The International Committee of the Red Cross says it has overseen the evacuation of 25,000 people from eastern Aleppo since the rebels effectively surrendered the Syrian rebel enclave under an Ankara- and Moscow-brokered deal.
The figure was provided by Robert Mardini, the ICRC’s Mideast regional chief, who posted it on Twitter. Ingy Sedky, the ICRC spokeswoman in Damascus, told The Associated Press that Aleppo “evacuation (are) not over yet” and that there are “still thousands remaining” in eastern Aleppo.
Meanwhile, the Lebanese militant group Hezbollah says Syrian army troops are to enter the rebels’ last foothold in Aleppo later in the day, marking the return of the entire city to government control.
Hezbollah, which is fighting alongside Syrian President Bashar Assad forces, warned the remaining residents in the rebel enclave to leave “as quickly as possible.”
The warning was distributed through Hezbollah’s media arm on Tuesday.
The last Syrian rebels and civilians are awaiting evacuation from the remainder of what was once a rebel enclave in eastern Aleppo, a day after the U.N. Security Council approved sending observers to monitor the exodus.
The Britain-based Syrian Observatory for Human Rights says that more than 15,000 people, among them 5,000 opposition fighters, have left the enclave since the rebels effectively surrendered the area under an Ankara- and Moscow-brokered deal. It’s unclear how many remain.
In Moscow, the foreign ministers of Russia, Turkey and Iran are meeting on Tuesday to discuss Syria, but the talks are likely to be overshadowed by the assassination of Russia’s ambassador to Turkey the previous night by an Ankara policeman, who after killing his victim cried out: “Don’t forget Aleppo! Don’t forget Syria!”
(ONCE THE OBAMA ADMINISTRATION IS OUT OF OFFICE I AS AN AMERICAN BELIEVE THAT BOTH THE OBAMA FAMILY AND THE KERRY FAMILY SHOULD HAVE TO BE REQUIRED TO HAVE FORCED RELOCATION FOR A PERIOD OF TWO YEARS AT THE ISRAELI BORDER WITH THE GAZA STRIP. WHAT IS GOOD ENOUGH FOR THE PEOPLE OF ISRAEL IS GOOD ENOUGH FOR THESE HYPOCRITES ISN’T IT?)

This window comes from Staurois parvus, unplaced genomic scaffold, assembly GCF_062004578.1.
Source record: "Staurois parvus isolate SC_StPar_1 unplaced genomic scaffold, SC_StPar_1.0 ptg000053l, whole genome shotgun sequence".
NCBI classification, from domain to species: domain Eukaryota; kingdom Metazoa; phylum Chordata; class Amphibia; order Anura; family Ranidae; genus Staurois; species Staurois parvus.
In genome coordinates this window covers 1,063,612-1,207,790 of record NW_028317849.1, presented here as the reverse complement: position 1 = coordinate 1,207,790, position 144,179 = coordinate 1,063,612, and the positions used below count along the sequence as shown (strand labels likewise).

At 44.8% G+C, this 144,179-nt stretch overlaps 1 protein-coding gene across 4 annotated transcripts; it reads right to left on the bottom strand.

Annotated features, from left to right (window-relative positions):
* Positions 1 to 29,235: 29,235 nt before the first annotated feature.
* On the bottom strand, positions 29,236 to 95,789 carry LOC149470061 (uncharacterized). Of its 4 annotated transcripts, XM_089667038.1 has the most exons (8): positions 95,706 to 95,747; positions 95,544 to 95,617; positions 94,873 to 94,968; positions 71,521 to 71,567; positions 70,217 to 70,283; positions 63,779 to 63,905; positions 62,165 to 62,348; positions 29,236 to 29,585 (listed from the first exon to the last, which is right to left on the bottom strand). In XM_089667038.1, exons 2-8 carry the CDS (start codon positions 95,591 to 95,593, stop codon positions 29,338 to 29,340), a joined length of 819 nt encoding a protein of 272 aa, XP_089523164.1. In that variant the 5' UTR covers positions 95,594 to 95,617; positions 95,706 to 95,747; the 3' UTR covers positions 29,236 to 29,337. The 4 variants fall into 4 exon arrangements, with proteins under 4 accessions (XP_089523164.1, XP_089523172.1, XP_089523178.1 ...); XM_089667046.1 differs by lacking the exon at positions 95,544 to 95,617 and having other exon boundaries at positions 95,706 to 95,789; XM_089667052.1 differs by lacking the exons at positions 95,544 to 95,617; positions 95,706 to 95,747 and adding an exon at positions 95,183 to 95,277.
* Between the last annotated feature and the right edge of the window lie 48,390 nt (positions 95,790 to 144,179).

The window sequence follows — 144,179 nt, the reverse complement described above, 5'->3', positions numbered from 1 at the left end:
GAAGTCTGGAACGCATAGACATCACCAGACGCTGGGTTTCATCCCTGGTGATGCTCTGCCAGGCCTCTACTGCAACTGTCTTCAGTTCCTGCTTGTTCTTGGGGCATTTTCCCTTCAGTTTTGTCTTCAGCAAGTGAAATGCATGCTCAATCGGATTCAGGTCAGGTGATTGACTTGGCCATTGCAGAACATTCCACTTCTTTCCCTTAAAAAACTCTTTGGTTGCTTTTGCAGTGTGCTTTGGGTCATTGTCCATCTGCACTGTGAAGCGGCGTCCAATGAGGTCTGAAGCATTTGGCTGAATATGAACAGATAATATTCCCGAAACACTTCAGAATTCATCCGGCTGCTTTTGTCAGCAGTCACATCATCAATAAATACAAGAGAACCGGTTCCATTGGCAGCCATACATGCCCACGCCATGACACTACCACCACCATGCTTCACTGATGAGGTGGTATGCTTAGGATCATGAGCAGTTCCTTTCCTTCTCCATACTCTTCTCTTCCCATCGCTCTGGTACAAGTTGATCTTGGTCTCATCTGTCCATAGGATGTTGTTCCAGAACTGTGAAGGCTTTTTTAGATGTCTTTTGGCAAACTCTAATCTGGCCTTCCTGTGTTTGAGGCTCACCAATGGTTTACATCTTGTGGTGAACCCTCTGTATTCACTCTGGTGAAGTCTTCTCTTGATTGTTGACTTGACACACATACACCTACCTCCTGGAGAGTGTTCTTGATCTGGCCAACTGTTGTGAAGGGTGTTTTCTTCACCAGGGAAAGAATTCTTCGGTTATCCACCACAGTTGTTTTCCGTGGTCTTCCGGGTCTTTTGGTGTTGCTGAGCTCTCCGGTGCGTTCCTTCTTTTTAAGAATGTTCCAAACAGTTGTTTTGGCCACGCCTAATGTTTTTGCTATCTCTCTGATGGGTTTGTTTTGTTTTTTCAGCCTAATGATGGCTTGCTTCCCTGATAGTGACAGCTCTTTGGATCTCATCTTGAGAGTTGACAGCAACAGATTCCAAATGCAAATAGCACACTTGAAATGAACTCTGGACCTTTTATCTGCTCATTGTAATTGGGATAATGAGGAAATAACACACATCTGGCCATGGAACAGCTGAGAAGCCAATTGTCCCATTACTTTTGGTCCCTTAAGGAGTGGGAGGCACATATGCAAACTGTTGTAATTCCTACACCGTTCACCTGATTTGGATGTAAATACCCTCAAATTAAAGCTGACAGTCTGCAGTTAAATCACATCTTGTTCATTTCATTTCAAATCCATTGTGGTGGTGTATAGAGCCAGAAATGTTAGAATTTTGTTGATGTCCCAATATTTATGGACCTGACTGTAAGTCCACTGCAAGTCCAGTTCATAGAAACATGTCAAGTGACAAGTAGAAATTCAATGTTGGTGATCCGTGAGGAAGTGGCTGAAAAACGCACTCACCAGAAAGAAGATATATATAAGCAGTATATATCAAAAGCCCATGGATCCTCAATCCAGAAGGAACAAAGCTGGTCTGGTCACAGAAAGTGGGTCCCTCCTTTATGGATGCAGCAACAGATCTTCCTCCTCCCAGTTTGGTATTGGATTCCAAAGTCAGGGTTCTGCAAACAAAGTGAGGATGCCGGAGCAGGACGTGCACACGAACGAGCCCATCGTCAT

Outgoing US secretary of state excoriates Netanyahu government, slams Naftali Bennett for ‘disturbing’ remarks on two-state solution
Iran’s supreme leader Ayatollah Ali Khamenei speaks to university students on Wednesday, October 19, 2016. (Photo: Office of the supreme leader)
(CNSNews.com) – The U.S. presidential campaign and issues raised by nominees Donald Trump and Hillary Clinton are evidence that “spirituality and faith are lacking among those in power” in America, Iranian supreme leader Ayatollah Ali Khamenei declared on Wednesday.
Speaking to university students, Khamenei addressed what an official website paraphrased as “the difficulties and problems perplexing mankind today, and the dead-ends that materialistic thought patterns sustain.”
He told his audience, “The campaigns held during presidential elections in the U.S. and the worries conveyed by the two candidates are a clear example that spirituality and faith are lacking among those in power.”
“Within the next few weeks, one of these two dueling candidates in the U.S. election – whose status and words you can observe – will become the president of a country which holds the world’s most power, wealth, nuclear weapons, and media,” the ayatollah added.
Republican presidential nominee Donald Trump and Democratic presidential nominee Hillary Clinton speak during the second presidential debate at Washington University in St. Louis, Sunday, Oct. 9, 2016. (AP Photo/Patrick Semansky)
He made the observations about the election campaign hours before the third and final debate between Trump and Clinton. The last one saw Clinton accuse Trump of debasing women, while the GOP nominee highlighted accusations of sexual wrongdoing by her husband, former President Bill Clinton.